Shortly after visiting the set of Gilmore Girls: A Year in the Life in Burbank, CA, Playbill spoke to Tony Award-winning composer Jeanine Tesori. Executive producers and creators Amy Sherman-Palladino and Daniel Palladino nabbed Tesori to develop four original songs for a Stars Hollow musical that will appear in the “Summer” episode of the four-part Netflix reboot. The numbers star Tony winners Sutton Foster and Christian Borle. Palladino donned a Fun Home T-shirt on set, apropos for the creator of this women-driven TV series..
Tesori, the Tony-winning composer of Fun Home, phoned from Cleveland, OH, where the tour of the musical kicked off last month.
How exciting that there’s a musical in the Gilmore Girls revival and that you’re a part of it. Had you been a fan of Gilmore Girls prior to the Netflix revival?
Jeanine Tesori: I became a fan of the show strangely enough after I met Amy and Dan through Sutton, who met them through Bunheads. Sutton and Christian were crazy fans of the show, and Amy was one of the producers of Violet when we brought it to Broadway from City Center, and that’s when I became a huge fan [of Gilmore Girls]. Someone had told me a while ago that there’s a reference to Caroline or Change at one point –
Yes, there is! In Season 5, Rory gushes about Tony Kushner’s brilliance.
JT: I remember hearing about that thinking: Who the hell knows about Caroline or Change in L.A. and on that show? So it came full circle [with this project], which was really, really fun.
How did you become involved?
JT: Amy and Dan called me right before they were starting. She called and said: Do you want to be involved with this? And I love them, and I said sure. She said: OK, the first song plays in about a week.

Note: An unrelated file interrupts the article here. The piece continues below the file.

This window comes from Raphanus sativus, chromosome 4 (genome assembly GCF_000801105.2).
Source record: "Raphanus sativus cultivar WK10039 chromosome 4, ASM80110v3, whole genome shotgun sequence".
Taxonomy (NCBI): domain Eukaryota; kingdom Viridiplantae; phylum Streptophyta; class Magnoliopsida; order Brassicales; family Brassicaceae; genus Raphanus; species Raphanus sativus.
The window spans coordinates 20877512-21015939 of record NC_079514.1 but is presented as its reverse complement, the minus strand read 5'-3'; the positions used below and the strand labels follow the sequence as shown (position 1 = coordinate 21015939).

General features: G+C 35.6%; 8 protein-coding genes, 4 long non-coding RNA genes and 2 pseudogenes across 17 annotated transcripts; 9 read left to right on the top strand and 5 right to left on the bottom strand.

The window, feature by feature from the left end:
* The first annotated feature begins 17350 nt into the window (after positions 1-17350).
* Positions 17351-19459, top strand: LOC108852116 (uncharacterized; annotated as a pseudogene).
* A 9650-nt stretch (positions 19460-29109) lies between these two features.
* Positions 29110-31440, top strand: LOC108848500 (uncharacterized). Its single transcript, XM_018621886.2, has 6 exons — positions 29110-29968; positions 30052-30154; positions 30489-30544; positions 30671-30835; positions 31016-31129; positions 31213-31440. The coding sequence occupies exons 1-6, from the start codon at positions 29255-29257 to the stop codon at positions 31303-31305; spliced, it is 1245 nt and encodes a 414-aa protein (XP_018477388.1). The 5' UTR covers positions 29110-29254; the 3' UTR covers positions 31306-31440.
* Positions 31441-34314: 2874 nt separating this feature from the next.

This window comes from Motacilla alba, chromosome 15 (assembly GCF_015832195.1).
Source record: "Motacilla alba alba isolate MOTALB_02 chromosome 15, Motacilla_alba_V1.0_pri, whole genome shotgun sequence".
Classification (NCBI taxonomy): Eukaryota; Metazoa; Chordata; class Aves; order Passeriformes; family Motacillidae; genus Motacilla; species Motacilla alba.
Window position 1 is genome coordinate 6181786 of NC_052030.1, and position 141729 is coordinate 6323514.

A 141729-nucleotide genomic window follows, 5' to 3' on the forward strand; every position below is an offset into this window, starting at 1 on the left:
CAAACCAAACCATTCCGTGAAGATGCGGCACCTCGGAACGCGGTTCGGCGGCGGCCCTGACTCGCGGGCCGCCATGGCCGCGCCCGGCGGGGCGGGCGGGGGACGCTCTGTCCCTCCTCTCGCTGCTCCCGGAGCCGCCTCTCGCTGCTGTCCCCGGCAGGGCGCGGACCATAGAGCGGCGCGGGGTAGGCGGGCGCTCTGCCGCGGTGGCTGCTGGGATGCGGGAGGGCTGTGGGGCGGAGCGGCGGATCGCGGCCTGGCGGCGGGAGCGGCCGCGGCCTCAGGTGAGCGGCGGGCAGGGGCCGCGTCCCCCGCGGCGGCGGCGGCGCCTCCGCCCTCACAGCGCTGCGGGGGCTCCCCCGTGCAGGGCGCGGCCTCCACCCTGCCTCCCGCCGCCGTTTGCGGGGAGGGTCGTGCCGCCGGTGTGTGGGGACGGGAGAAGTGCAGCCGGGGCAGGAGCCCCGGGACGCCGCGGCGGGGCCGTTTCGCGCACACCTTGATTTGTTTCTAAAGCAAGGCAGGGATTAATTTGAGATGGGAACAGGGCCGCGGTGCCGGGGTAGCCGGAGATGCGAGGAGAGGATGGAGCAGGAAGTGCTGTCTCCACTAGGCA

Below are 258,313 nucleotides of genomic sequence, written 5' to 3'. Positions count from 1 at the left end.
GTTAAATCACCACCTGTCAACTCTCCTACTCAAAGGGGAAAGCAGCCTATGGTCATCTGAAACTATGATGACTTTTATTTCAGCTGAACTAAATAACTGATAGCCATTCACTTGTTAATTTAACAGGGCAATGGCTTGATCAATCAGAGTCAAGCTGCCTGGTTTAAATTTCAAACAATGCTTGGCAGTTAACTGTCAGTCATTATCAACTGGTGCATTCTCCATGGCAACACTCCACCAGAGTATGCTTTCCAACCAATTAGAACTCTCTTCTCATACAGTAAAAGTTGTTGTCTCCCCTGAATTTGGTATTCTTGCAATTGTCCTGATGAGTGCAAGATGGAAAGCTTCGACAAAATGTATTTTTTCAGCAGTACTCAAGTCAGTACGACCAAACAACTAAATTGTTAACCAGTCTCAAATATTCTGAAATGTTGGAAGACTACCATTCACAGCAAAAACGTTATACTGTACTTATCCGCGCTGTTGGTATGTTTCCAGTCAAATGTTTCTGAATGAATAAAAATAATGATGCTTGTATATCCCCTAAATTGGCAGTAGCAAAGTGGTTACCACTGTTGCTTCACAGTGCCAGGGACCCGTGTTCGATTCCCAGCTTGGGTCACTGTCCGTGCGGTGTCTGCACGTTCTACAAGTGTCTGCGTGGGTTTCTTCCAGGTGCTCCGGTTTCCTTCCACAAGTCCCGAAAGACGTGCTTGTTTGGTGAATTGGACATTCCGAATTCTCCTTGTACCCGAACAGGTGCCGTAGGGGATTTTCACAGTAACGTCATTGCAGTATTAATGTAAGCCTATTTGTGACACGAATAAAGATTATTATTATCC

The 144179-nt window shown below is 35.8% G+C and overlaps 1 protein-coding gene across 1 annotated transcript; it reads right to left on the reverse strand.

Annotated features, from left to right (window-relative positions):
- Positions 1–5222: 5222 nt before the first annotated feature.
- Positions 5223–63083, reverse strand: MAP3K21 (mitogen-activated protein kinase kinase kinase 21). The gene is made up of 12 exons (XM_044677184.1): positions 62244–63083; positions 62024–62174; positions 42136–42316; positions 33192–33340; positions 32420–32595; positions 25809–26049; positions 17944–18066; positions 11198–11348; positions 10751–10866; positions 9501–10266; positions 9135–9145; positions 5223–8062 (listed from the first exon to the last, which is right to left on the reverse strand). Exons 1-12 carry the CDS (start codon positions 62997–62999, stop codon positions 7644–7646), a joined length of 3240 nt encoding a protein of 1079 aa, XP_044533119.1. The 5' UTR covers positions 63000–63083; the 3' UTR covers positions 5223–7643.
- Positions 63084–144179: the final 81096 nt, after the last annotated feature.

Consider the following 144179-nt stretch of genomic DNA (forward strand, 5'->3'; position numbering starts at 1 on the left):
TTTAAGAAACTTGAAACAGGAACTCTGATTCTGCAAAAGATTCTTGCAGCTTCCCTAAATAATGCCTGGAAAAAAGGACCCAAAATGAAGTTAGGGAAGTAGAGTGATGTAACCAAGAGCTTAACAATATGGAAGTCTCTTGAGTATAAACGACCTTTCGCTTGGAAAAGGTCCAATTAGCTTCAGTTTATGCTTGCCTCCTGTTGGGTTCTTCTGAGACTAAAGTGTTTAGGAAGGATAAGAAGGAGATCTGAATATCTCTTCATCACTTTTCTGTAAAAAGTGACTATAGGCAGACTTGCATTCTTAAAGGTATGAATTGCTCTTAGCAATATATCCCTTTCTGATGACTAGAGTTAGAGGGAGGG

We’ve never written together, so for the first song, I chose the one that I knew would be easiest. I knew the timing that it had to be. I knew the basic idea of the musical. We actually found a way of working very, very quickly. They were in L.A. the entire time, so we did everything by email.
Sutton, Christian, and I all happened to be in New York at the same time, so we did get to rehearse together, which was so fun. I’ve known Christian forever, and I’ve known Sutton since she was in her early 20s.
We’re told there are four songs for the musical. Will they be presented in their entirety?
JT: Oh yeah. They’re short. Most of them are about two-and-a-half minutes.
In the episode, Town Selectman Taylor Doose writes, directs and produces this musical. How did knowing that impact the way you composed these songs? What did you imagine his character would produce?
JT: I had to really understand the character who wrote it. That character is talented. No one aims to write something that’s bad. When I first started songwriting, and some of the things I did even when I was 18 or 19, I look back now and I think: Good Lord! But back then I thought: Oh my God, everybody is going to come calling. Give me my awards now.
We talked about all of the characters, especially Sutton. She sings a solo, and she knows these characters in such a crazy, deep way that some of the lines, we tweaked. So it was really thoughtfully done.
You’ve characterized the process of composing using the word “rigor.” You say you compose more and use less. How did having these tight, hard deadlines impact your usual process?
JT: I found that with a TV deadline, the deadline is the biggest friend. I usually go with my first impulses. You’re not writing a show that’s two-and-a-half hours long. The fun of it is how quick it is. I call it the SAT approach. You go with your first impulse and then you shoot the darn thing and then you’re done. It has its own process, it’s just a process that’s super fast.
Speaking of writing, were you able to interact at all with Carole King on set?
JT: No, but Dan sent me a video of her singing one of the songs, “Love Revolution.” Literally, they’re going to just bury me with it. It made me so happy!